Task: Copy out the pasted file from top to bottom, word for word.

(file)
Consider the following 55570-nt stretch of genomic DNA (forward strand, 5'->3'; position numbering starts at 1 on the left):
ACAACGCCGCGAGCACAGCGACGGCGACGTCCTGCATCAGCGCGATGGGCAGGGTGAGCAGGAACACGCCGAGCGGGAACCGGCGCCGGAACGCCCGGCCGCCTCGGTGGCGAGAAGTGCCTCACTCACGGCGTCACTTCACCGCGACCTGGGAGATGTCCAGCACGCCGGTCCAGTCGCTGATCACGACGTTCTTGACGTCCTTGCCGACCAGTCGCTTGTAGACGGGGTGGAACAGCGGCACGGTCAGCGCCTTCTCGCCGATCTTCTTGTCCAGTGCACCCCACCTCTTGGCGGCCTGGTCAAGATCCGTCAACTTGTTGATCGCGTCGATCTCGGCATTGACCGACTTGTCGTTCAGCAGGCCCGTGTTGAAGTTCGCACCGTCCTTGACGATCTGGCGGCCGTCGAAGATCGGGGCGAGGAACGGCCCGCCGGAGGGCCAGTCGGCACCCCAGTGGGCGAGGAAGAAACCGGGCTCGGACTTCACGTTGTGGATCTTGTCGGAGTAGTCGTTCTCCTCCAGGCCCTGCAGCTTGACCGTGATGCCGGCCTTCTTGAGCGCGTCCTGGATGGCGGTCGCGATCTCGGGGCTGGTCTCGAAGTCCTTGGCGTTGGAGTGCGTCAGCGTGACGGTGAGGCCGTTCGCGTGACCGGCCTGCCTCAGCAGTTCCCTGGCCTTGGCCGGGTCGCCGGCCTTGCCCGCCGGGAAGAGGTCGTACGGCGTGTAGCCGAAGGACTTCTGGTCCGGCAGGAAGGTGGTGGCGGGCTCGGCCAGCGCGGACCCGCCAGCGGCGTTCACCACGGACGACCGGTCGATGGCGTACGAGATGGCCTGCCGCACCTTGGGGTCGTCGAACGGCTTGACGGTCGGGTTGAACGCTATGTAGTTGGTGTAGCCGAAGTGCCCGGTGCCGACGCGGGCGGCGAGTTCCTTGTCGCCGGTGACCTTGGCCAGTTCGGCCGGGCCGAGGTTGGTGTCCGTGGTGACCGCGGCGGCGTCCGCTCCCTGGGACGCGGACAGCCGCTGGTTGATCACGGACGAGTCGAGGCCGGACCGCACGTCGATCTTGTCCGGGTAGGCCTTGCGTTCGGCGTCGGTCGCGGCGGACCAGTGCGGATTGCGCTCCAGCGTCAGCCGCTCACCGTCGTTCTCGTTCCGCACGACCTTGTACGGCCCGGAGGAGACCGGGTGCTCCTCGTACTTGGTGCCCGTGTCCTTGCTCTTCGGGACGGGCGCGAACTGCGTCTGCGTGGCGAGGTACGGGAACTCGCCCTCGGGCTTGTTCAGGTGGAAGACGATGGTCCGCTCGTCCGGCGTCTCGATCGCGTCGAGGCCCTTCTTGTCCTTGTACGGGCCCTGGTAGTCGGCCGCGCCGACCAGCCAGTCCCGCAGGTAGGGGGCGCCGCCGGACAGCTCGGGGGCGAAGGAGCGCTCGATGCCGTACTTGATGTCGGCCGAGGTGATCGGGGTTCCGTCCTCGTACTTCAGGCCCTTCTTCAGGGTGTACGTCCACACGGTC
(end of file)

Consider the following 55570-nt stretch of genomic DNA (forward strand, 5'->3'; position numbering starts at 1 on the left):
ACAACGCCGCGAGCACAGCGACGGCGACGTCCTGCATCAGCGCGATGGGCAGGGTGAGCAGGAACACGCCGAGCGGGAACCGGCGCCGGAACGCCCGGCCGCCTCGGTGGCGAGAAGTGCCTCACTCACGGCGTCACTTCACCGCGACCTGGGAGATGTCCAGCACGCCGGTCCAGTCGCTGATCACGACGTTCTTGACGTCCTTGCCGACCAGTCGCTTGTAGACGGGGTGGAACAGCGGCACGGTCAGCGCCTTCTCGCCGATCTTCTTGTCCAGTGCACCCCACCTCTTGGCGGCCTGGTCAAGATCCGTCAACTTGTTGATCGCGTCGATCTCGGCATTGACCGACTTGTCGTTCAGCAGGCCCGTGTTGAAGTTCGCACCGTCCTTGACGATCTGGCGGCCGTCGAAGATCGGGGCGAGGAACGGCCCGCCGGAGGGCCAGTCGGCACCCCAGTGGGCGAGGAAGAAACCGGGCTCGGACTTCACGTTGTGGATCTTGTCGGAGTAGTCGTTCTCCTCCAGGCCCTGCAGCTTGACCGTGATGCCGGCCTTCTTGAGCGCGTCCTGGATGGCGGTCGCGATCTCGGGGCTGGTCTCGAAGTCCTTGGCGTTGGAGTGCGTCAGCGTGACGGTGAGGCCGTTCGCGTGACCGGCCTGCCTCAGCAGTTCCCTGGCCTTGGCCGGGTCGCCGGCCTTGCCCGCCGGGAAGAGGTCGTACGGCGTGTAGCCGAAGGACTTCTGGTCCGGCAGGAAGGTGGTGGCGGGCTCGGCCAGCGCGGACCCGCCAGCGGCGTTCACCACGGACGACCGGTCGATGGCGTACGAGATGGCCTGCCGCACCTTGGGGTCGTCGAACGGCTTGACGGTCGGGTTGAACGCTATGTAGTTGGTGTAGCCGAAGTGCCCGGTGCCGACGCGGGCGGCGAGTTCCTTGTCGCCGGTGACCTTGGCCAGTTCGGCCGGGCCGAGGTTGGTGTCCGTGGTGACCGCGGCGGCGTCCGCTCCCTGGGACGCGGACAGCCGCTGGTTGATCACGGACGAGTCGAGGCCGGACCGCACGTCGATCTTGTCCGGGTAGGCCTTGCGTTCGGCGTCGGTCGCGGCGGACCAGTGCGGATTGCGCTCCAGCGTCAGCCGCTCACCGTCGTTCTCGTTCCGCACGACCTTGTACGGCCCGGAGGAGACCGGGTGCTCCTCGTACTTGGTGCCCGTGTCCTTGCTCTTCGGGACGGGCGCGAACTGCGTCTGCGTGGCGAGGTACGGGAACTCGCCCTCGGGCTTGTTCAGGTGGAAGACGATGGTCCGCTCGTCCGGCGTCTCGATCGCGTCGAGGCCCTTCTTGTCCTTGTACGGGCCCTGGTAGTCGGCCGCGCCGACCAGCCAGTCCCGCAGGTAGGGGGCGCCGCCGGACAGCTCGGGGGCGAAGGAGCGCTCGATGCCGTACTTGATGTCGGCCGAGGTGATCGGGGTTCCGTCCTCGTACTTCAGGCCCTTCTTCAGGGTGTACGTCCACACGGTC